Scott’s thoughts, in summary: Maybe I’m jealous.
The Lemonheads: Mary my path / Mark my path down.


The Lemonheads – “The Turnpike Down”


Tinselstool: You’re gonna die too, bad boy / Bad boy, die till tomorrow. Scott grinned insanely at Daniel James’s ass. The boy was hunched over, playing a solo. He meant every predictable note.


Silverchair – “Tomorrow”



Horror Hospital Unplugged

Any thought could be the beginning / Of the brand new tangled web you’re spinning
“I see two…no, three gods.”
“Really? Where?”


Sebadoh – “Brand New Love”



‘Cos nobody loves me / it’s true / not like you do
“So…why do you always want to, uh, lick me and stuff?”
“Because you’re beautiful.”


Portishead – “Sour Times”


“Yeah, it’s cool. So your friend, uh…”
“Frank.”
“…Yeah, Frank.He really wants to make a documentary about Horror Hospital?”
I’m an alligator…
“Sure. Here, take one more of these.”


David Bowie – “Moonage Daydream”




“If a ten ton truck…”
Sung to the tun of The Smiths song “There is a Light That Never Goes Out”
Meanwhile, in Tim’s car…
The Smiths – “There is a Light That Never Goes Out”

God Jr.


My all-time favorite song is Led Zeppelin’s “Dazed and Confused.” I didn’t know it was their cover version of an old blues song for years. By the time I found out, I was already a fan. After I heard the original, Zeppelin’s copy seemed overstated and weak. But I didn’t change my mind. I just decided I was weak for continuing to love it.


Led Zeppelin – “Dazed and Confused”




Jake Holmes – “Dazed and Confused”



We’re feeling nostalgic so I’ve cranked KROQ. It’s playing a set of so-called nuggets from the ‘80s. Tommy happens to walk in the living room when KROQ’s playing a song called “She Sells Sanctuary” by a band that I think was called the Cult. Tommy smiles at the sound and grabs an imaginary microphone. He can’t sing, but he sings anyway.


The Cult – “She Sells Sanctuary”




The Marbled Swarm
I retrieved my brother’s backpack from the floor and rummaged through its
mishmash until I’d clutched the cold hard outlines of an iPod. “What do
manga characters listen to when they’re … ?” I asked him. “Nothing,
strangely,” Alfonse said. “But I wouldn’t mind hearing Cartoon KAT-TUN II
You.”


KAT-TUN – “Signal (from Cartoon KAT-TUN II You)


I slept horribly, and yet my iPhone’s silent, rumbling alarm so piqued my interest in exploring day-lit rooms and views, it might have played my favorite TV program’s theme song if the show in question weren’t predictably Twin Peaks and were its overture less soporific.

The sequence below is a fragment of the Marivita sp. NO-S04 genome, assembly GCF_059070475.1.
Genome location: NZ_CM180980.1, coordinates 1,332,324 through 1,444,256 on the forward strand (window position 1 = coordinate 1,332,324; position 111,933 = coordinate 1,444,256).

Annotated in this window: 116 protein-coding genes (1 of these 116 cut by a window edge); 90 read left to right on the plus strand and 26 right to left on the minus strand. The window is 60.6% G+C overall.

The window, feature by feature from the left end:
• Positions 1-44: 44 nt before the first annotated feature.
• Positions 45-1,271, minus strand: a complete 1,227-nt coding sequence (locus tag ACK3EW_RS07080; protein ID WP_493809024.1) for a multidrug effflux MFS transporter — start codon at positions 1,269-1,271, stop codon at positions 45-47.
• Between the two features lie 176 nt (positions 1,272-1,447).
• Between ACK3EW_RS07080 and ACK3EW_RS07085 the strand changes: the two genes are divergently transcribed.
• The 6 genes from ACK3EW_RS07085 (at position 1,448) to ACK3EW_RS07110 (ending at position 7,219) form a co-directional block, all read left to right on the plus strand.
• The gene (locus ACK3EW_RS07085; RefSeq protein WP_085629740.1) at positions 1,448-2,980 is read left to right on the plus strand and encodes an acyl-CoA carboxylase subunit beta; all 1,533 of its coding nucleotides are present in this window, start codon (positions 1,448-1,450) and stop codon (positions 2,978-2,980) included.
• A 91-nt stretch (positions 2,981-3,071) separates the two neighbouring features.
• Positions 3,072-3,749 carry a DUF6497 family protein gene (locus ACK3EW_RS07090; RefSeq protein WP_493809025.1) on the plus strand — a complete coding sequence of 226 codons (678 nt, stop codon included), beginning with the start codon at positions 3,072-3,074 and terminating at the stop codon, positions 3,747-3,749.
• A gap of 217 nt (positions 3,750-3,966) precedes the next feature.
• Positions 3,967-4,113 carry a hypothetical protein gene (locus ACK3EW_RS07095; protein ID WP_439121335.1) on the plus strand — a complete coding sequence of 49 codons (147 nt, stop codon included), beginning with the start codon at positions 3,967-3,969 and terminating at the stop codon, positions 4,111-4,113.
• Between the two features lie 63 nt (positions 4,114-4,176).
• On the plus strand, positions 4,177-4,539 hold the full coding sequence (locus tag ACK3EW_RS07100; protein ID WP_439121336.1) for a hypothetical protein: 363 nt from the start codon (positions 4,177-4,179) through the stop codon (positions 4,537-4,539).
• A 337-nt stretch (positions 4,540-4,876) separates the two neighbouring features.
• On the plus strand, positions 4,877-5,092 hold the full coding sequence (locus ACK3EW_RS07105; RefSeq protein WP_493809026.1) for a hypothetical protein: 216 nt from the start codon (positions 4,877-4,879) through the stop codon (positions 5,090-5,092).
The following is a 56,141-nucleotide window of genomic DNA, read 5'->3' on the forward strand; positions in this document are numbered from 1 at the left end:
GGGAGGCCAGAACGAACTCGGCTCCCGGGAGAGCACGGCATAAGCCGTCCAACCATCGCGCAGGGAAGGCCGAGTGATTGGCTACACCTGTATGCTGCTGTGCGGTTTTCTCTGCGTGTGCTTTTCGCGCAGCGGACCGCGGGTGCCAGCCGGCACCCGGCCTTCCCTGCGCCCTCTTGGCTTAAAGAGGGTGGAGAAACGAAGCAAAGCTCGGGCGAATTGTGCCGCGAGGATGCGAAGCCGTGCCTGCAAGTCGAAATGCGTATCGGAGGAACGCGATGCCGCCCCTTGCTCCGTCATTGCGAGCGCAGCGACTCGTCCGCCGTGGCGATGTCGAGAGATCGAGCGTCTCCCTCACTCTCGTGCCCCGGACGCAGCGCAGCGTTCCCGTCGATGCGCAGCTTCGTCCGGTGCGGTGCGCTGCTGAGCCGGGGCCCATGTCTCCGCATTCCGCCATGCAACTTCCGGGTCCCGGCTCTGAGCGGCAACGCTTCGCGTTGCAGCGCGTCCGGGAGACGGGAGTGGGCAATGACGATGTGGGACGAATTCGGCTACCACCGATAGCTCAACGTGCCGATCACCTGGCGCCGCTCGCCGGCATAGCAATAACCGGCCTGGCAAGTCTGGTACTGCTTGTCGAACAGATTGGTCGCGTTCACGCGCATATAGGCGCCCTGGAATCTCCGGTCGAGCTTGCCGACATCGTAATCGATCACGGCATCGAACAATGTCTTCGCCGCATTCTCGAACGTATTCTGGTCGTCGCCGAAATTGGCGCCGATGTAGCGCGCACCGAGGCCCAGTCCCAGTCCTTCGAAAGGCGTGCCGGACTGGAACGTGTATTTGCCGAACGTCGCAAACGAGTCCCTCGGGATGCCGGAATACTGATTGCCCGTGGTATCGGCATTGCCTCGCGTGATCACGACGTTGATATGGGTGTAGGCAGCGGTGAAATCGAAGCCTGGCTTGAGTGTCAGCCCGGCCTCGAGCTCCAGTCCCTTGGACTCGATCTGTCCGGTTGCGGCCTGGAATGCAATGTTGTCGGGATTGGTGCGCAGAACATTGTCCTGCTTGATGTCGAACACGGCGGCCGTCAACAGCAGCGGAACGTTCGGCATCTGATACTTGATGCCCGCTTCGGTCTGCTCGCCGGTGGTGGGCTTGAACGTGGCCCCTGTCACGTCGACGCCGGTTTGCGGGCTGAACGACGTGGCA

Angelo Badalamenti – Twin Peaks Theme



Safe
“Fuck it, I’m going out.” He puts on jeans, a T-shirt, and stumbles off to the stereo, digging out his favorite record. Its doom and fashion sense waft from the speakers, through the lead singer’s stiff upper lip. Mark sways around in its breezes: “Gods will be Gods / but when mine opened up / I was made out of skin / and bones will be bones / but when I came home / there was no one in.” He mouths the lyrics. There’s a draft in their thinking that chills him each time he listens.


Echo and the Bunnymen – “Gods Will Be Gods”

Lunch (The Tenderness of the Wolves)
“I still say, Xeeman yawned, that Magazine is the biggest bore. Their last two albums didn’t live up to the first one, but with a guy like Howard Devoto at their helm, who has an IQ of 140, you know they’ve got something.
From the tape recorder, Devoto accompanied her: Time flies, he intoned in a deep, broken wail, time crawls, like an insect up and down the walls.


Magazine – “The Light Pours Out of Me”



My Dad (The Dream Police)

Paul Petersen sang My Dad, his ’64 hit, on The Donna Reed Show. He did so stage-left, in full view of Carl Betz, his dad in that scene, in those days. Now it’s ’83. Feelings for dads aren’t so simple.
 
Paul Petersen – “My Dad”



Shelley’s survived. Her song Johnny Angel a cult hit today with ironic and sentimental young fags. But I forget what she said about boyfriends whereas I parenthesized what Mr. Petersen felt for his dad, played it over and over.

 
Shelley Fabares – “Johnny Angel”